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In recent years, the idea that breakfast is the most important meal of the day has been highly debated, with research showing proof for each side of the coin. The popular resurgence of intermittent fasting shows benefits for a delayed breakfast or no breakfast at all—fun fact: breakfast means to break the night’s fast.

Eating a breakfast that is right for your body can set the mood for your entire day. Skipping sugary foods is advisable to prevent energy drops. Having protein is perfect for some people, while a bit of fruit or toast is the ideal small breakfast ticket for others. Here are some of the best foods to eat in the morning for delicious flavor and well-being.

Whole Wheat Toast

A simple whole-wheat toast breakfast makes a nutritious breakfast filled with fiber. This simple meal is perfect for light eaters, those with sensitive stomachs, and people who are not hungry in the morning but need a little sustenance to get them comfortably to lunchtime.

While it can be wise not to overdo carbohydrate intake, carbs are a primary energy source for the body that is highly beneficial.

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Pop a slice or a few of wheat bread in the toaster, and top with your favorite spread, such as butter, jam, or honey. Adding a nut butter like almond provides a small burst of protein to sustain energy levels.

Research shows it also keeps blood sugar levels balanced and is a source of healthy fats for concentration on daily tasks.

Poppy Bagel

Try tangy wine and a poppy seed bagel made from yeasted dough topped with poppy seeds. Is your mouth already watering? Head out and order a poppy bagel. This classic NYC bagel shop is a sure crowd pleaser where the coffee is steaming hot, and the bagels have that only- in-New-York-City oomph.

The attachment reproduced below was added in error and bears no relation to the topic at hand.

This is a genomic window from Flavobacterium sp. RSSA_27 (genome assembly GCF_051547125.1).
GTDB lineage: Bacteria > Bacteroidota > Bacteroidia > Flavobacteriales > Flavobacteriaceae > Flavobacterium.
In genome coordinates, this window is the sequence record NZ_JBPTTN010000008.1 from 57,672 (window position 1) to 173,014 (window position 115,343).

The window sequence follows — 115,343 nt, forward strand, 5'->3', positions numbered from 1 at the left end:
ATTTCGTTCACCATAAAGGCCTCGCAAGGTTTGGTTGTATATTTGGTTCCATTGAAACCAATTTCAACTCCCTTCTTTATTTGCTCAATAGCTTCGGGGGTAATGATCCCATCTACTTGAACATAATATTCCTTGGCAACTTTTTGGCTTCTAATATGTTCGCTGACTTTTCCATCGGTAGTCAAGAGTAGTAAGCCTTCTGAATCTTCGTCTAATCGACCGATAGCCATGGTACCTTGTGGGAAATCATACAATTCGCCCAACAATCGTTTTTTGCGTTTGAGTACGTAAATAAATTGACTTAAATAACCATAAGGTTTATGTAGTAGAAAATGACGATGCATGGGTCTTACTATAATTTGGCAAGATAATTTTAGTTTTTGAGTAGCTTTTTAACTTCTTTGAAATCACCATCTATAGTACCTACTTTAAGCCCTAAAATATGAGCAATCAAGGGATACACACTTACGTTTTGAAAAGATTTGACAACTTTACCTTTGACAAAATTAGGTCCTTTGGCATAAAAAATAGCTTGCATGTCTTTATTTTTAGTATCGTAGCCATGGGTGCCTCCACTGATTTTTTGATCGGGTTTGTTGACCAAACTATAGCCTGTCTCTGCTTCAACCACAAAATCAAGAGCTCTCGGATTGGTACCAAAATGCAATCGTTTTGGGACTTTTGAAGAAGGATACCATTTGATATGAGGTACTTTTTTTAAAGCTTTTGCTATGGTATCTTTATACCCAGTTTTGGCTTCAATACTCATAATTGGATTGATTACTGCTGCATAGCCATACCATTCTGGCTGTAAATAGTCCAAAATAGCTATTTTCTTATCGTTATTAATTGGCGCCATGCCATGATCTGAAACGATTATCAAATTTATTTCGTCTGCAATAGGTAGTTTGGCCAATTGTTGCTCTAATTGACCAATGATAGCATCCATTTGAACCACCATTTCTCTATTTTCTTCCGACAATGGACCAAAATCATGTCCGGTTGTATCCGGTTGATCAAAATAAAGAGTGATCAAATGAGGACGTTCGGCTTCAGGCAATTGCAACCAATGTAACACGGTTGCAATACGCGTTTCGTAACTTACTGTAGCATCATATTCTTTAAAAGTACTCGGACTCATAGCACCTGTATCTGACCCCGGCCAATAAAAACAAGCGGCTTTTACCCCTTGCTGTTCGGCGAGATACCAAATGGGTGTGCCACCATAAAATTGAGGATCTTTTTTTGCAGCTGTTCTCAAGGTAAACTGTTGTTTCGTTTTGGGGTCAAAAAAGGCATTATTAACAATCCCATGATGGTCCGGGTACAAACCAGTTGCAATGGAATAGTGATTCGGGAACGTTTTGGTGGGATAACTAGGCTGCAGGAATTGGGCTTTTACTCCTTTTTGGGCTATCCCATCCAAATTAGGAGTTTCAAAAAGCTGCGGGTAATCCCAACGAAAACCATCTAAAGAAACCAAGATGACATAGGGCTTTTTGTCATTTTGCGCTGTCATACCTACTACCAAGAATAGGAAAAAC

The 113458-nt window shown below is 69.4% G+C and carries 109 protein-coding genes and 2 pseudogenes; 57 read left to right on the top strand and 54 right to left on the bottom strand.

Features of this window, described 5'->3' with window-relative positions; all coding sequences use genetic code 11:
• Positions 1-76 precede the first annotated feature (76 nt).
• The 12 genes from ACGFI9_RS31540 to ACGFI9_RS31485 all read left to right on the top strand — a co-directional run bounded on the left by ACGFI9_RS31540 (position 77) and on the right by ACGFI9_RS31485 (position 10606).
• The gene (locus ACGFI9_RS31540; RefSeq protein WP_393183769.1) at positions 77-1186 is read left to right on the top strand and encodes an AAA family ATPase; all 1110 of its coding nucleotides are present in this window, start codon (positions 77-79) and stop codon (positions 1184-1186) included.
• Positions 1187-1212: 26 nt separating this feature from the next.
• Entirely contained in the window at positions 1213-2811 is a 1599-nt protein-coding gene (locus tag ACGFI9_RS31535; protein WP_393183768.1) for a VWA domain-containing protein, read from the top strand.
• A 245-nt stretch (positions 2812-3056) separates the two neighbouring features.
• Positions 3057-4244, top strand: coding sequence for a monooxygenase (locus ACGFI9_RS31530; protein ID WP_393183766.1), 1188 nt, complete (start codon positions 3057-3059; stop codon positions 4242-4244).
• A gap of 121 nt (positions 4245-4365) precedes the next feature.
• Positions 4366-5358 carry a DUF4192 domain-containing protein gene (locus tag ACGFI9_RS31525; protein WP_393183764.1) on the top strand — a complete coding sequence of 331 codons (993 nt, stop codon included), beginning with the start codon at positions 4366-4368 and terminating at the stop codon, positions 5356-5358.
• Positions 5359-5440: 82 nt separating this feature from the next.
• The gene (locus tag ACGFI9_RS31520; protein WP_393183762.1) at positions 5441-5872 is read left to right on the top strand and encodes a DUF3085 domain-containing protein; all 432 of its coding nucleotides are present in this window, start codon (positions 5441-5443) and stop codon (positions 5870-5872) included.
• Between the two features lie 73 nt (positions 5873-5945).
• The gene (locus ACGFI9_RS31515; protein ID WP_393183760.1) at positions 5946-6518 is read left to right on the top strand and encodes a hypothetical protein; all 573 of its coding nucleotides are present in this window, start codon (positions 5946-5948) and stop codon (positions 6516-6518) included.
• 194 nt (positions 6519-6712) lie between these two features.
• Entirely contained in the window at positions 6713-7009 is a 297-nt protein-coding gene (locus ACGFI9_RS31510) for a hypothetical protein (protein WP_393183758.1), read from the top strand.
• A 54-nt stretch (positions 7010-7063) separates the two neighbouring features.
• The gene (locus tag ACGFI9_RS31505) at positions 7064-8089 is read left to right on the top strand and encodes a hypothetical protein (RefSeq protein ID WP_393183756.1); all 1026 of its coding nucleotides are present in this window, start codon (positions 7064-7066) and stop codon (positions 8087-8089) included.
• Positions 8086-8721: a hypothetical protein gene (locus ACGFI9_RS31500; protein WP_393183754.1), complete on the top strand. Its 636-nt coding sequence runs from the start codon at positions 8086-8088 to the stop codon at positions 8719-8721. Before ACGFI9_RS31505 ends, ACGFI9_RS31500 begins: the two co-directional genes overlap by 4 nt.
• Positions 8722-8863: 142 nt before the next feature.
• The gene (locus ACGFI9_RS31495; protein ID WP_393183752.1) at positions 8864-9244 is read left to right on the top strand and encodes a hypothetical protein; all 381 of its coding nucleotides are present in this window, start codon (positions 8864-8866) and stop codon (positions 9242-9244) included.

These comfort bagels are authentic, hand-rolled, boiled, and baked bagels made with as many locally sourced ingredients as possible. The sweet and salty flavors here wake up the taste buds and digestive system to get the body ready for the day.

Smoothies and Protein Shakes

Short on time? Try a protein shake or smoothie for an easy-to-drink meal on the go. There are endless flavor combinations here. Choose from fruits, veggies, your choice of milk, and protein powder for a cold and creamy breakfast. Cinnamon, cacao, nuts, and herbs pack a happy dose of health and flavor. Try banana, avocado, and mango with honey and protein powder for a powerhouse smoothie of healthy fats, sugars, and energy-sustaining protein.

Not only is this a time-saver, but shakes and smoothies are great for those with small appetites or anyone who isn’t very hungry in the morning.

Fruit

Fruit is a handy breakfast fix for people who don’t want a complete meal in the morning. There are about 2000 different types of fruit worldwide, and most of us only ever try a small percentage of the flavors that nature offers.

Fruits are full of minerals and a source of complex carbohydrates which provide long-lasting energy. They are a low-calorie sweet, and easy way to eat some of your vitamins. To give an idea of the nutritional benefits sitting next to delicious flavor, let us explore some healthy facts:

  • Bananas are high in potassium.
  • Blueberries contain resveratrol, an antioxidant.